The talk was an argument in defence of the arts and humanities in the face of the ongoing cuts and attacks by our current government, and how pedagogies from humanities teaching can improve online and blended learning provision. There was much here on the value of multiple means of representation, one of the pillars of universal design for learning, and I particularly enjoyed the advice on how students can be encouraged to use online learning tools available in the VLE such as discussion boards by providing scaffolding, using inclusive and intimate language such as the ‘we’ and ‘us’ pronouns, and emphasising the unique attributes of these spaces as private and non-commodified spaces in an online world where everything seems to be monetised now.
The Paradox Plug! Sure you can click on the image, but it don’t do nothin’
Fire safety awareness training time again. A useful refresher, but the content hasn’t changed, and any new learning was constructed from the training’s test unit which consisted of a mix of questions that were either patently obvious or about things that weren’t covered in the training. While that latter group could have been infuriating, I found it the most useful because they made me have to think and work out the correct answer logically. I passed, first time, 90%.
The other thing I “enjoy” about these mandatory online training courses is critiquing the quality of the content and platform. And how we would have done it better. Consider the image I’ve screen-shotted here: “Click image to make it safer”. Well, you can’t. The image isn’t interactive. In fact there is no interactivity in the training at all, despite being referenced like this in many slides; it was just a text-only presentation with next and previous buttons. 4/10.
I would still rather have my Buffy mug. Photo by Brooke Lark on Unsplash
It’s that time of again, the start of a new academic year and change is in the wind. I’ve gone the entire academic year 2020/21 without setting foot on campus other than to clear out my office. We’ve finally had some investment in us, with myself and the team getting new laptops to enable hybrid working, and our offices are in the midst of a major refurbishment to enable hot desking and social distancing, because despite the University’s push to get us all back on campus, this pandemic is not over by a longshot. We expect that to be complete in time for the start of teaching, at which point I’ll get to be back in the office 2 or 3 days a week.
This means I’ll also get to meet my new team! At the start of the pandemic and the switch to online and hybrid teaching, we recruited a number of instructional designers and content developers to help academics with the change, and I’m pleased to say that we’ve been able to make four of them permanent and they have joined my content development team as of today. That’s six folks in my team alone, and will make our Learning Technology team the largest it has ever been, a reflection on how critical our service has become.
Our job titles have been fiddled around with again, and I’m back to being a Senior Learning Technologist – yay! A much more sensible title that is so much clearer than Learning Technology Coordinator for Learning Materials Development, though I regret that I’m no longer going to be able to joke about being so important that I needed ‘learning’ in my job title twice. Our HR system was never actually updated with this, so I’m just going to quietly retcon my profiles to omit this dark period and pretend it never happened.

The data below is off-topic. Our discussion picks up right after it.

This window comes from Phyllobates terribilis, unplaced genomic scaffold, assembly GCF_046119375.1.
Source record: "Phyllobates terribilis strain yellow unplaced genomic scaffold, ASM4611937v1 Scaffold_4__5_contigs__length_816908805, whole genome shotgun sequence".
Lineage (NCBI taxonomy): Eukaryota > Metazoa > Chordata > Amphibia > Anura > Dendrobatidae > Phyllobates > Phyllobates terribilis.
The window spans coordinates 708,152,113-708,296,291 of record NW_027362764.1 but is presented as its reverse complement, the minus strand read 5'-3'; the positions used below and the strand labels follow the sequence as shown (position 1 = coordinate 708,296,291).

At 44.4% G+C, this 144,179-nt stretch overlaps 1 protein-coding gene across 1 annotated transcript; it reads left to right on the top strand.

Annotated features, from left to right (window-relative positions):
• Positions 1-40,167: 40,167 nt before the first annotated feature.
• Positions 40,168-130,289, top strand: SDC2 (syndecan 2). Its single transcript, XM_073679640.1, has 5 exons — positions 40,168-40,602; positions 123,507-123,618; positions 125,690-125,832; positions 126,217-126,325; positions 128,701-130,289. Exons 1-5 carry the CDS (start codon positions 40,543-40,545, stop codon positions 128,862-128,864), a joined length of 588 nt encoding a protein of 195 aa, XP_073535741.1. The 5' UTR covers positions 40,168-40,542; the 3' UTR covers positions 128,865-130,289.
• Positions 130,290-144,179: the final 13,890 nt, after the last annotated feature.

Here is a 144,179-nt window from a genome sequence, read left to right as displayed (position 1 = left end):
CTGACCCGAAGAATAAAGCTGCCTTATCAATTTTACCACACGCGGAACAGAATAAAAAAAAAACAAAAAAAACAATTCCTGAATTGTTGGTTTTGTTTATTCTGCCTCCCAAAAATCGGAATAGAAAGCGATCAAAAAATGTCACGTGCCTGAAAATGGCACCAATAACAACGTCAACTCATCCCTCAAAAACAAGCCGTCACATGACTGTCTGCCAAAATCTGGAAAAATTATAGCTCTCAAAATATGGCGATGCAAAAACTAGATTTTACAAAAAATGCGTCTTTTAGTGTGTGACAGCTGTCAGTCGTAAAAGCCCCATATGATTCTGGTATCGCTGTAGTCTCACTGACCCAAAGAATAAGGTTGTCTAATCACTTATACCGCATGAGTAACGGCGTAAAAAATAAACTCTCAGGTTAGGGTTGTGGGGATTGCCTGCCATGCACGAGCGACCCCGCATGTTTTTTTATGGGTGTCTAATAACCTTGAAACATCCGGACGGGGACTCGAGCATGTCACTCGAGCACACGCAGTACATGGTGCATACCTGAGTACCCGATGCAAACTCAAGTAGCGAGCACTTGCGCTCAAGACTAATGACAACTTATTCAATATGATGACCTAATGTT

I must write something about Studiosity, a new student support offering for writing feedback, and a project I’ve led over the past year. It went live today, and all seems to be well. I’ll be continuing to manage that as students start to use the service over the next couple of months, as well as coordinating a revamp of our external and internal web spaces. Then in February, for the start of semester 2, I’ll be taking over as module leader for one of our PG Cert courses and, unlike last time, this isn’t just a technology module, but is on designing learning and assessment. A challenge, to be sure, but a welcome one, and I’m looking forward to getting that module leader role back and being able to do more teaching.
I made a thing! Like, a year ago. But I didn’t show it off at the time because it didn’t feel very show-off worthy, it is, after all, just another WordPress blog (hurr-hurr-hurr). This one a collaborative effort between myself and our academic developer to showcase best practice in teaching and learning from across the University. We’ve had a Practice Hub for a long time, but it was previously hosted on Confluence in what passed for our intranet, whereas one part of my brief in putting the new site together was to make it fully accessible to everyone, both inside and outside of the organisation.
I’m writing about it now for two reasons. First of all because it recently had a little injection of adrenaline as it was used to host the presentation materials of participants in our Digital Learning and Teaching Conference in July. And secondly, because I’ve heard whispers about revamping the site once more to make it more flashy. That’s ‘flashy’ as in fancy, not as in peak noughties internet. (Although that would also be interesting.)
So I suspect that is going to be a piece of work coming my way in the new academic year, and that’s fair enough. The design as it is was the result of many cooks, and with a looser brief I could be able to do something pretty cool with it.
It’s been a long time since I published something about VLE market share, I guess because we’re all happy with Canvas at Sunderland and aren’t looking for a replacement. Nevertheless, it came up in conversation a few days ago and I had a quick DuckDuckGo out of curiosity. Looks like lots of people are pretty happy with Canvas looking at that growth curve! Alas, poor Blackboard, we knew ye well.
The data in EduTechnica’s report pertains to US HE, but from my knowledge of the UK HE community, I wouldn’t expect a UK graph to look much different.